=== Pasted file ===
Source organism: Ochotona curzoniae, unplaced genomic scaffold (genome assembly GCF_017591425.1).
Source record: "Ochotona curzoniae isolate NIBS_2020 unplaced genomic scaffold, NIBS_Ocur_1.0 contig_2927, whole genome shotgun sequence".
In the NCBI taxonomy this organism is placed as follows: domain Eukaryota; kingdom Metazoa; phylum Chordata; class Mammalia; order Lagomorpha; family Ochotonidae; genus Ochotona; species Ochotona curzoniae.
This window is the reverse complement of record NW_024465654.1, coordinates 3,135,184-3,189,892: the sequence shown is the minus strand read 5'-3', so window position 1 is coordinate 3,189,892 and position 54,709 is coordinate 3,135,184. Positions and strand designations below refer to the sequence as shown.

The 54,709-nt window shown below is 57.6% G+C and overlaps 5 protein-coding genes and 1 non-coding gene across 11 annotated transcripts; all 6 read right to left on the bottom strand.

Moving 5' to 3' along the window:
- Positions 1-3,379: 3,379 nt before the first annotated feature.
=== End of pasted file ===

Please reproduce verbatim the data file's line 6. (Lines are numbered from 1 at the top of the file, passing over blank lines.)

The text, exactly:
Moving 5' to 3' along the window: